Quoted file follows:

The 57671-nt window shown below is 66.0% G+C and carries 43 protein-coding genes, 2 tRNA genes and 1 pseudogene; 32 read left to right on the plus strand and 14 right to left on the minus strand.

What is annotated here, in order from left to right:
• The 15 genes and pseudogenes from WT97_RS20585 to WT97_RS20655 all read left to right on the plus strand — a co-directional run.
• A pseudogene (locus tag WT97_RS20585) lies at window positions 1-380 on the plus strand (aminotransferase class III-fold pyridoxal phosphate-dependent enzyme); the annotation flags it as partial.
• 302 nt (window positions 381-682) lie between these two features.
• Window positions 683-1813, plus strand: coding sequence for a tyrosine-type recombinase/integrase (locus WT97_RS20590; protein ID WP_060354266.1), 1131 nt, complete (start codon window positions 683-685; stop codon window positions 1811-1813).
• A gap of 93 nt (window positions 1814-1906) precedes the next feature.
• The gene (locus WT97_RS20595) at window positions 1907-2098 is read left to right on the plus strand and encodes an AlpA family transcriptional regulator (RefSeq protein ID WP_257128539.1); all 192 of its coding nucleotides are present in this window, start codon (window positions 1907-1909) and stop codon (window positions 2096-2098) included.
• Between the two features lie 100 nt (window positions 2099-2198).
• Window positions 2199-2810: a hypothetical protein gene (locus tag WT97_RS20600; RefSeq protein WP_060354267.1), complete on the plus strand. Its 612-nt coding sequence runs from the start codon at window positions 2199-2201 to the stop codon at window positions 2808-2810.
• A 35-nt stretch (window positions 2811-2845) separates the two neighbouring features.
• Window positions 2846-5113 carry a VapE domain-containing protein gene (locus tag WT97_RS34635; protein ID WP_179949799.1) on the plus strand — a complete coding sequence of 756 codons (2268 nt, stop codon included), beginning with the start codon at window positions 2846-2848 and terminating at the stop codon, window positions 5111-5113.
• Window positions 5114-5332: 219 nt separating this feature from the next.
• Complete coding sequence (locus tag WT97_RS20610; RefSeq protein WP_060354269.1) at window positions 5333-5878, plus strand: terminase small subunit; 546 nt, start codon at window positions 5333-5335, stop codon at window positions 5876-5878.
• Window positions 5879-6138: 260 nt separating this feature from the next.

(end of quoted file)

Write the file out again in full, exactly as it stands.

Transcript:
The 57671-nt window shown below is 66.0% G+C and carries 43 protein-coding genes, 2 tRNA genes and 1 pseudogene; 32 read left to right on the plus strand and 14 right to left on the minus strand.

What is annotated here, in order from left to right:
• The 15 genes and pseudogenes from WT97_RS20585 to WT97_RS20655 all read left to right on the plus strand — a co-directional run.
• A pseudogene (locus tag WT97_RS20585) lies at window positions 1-380 on the plus strand (aminotransferase class III-fold pyridoxal phosphate-dependent enzyme); the annotation flags it as partial.
• 302 nt (window positions 381-682) lie between these two features.
• Window positions 683-1813, plus strand: coding sequence for a tyrosine-type recombinase/integrase (locus WT97_RS20590; protein ID WP_060354266.1), 1131 nt, complete (start codon window positions 683-685; stop codon window positions 1811-1813).
• A gap of 93 nt (window positions 1814-1906) precedes the next feature.
• The gene (locus WT97_RS20595) at window positions 1907-2098 is read left to right on the plus strand and encodes an AlpA family transcriptional regulator (RefSeq protein ID WP_257128539.1); all 192 of its coding nucleotides are present in this window, start codon (window positions 1907-1909) and stop codon (window positions 2096-2098) included.
• Between the two features lie 100 nt (window positions 2099-2198).
• Window positions 2199-2810: a hypothetical protein gene (locus tag WT97_RS20600; RefSeq protein WP_060354267.1), complete on the plus strand. Its 612-nt coding sequence runs from the start codon at window positions 2199-2201 to the stop codon at window positions 2808-2810.
• A 35-nt stretch (window positions 2811-2845) separates the two neighbouring features.
• Window positions 2846-5113 carry a VapE domain-containing protein gene (locus tag WT97_RS34635; protein ID WP_179949799.1) on the plus strand — a complete coding sequence of 756 codons (2268 nt, stop codon included), beginning with the start codon at window positions 2846-2848 and terminating at the stop codon, window positions 5111-5113.
• Window positions 5114-5332: 219 nt separating this feature from the next.
• Complete coding sequence (locus tag WT97_RS20610; RefSeq protein WP_060354269.1) at window positions 5333-5878, plus strand: terminase small subunit; 546 nt, start codon at window positions 5333-5335, stop codon at window positions 5876-5878.
• Window positions 5879-6138: 260 nt separating this feature from the next.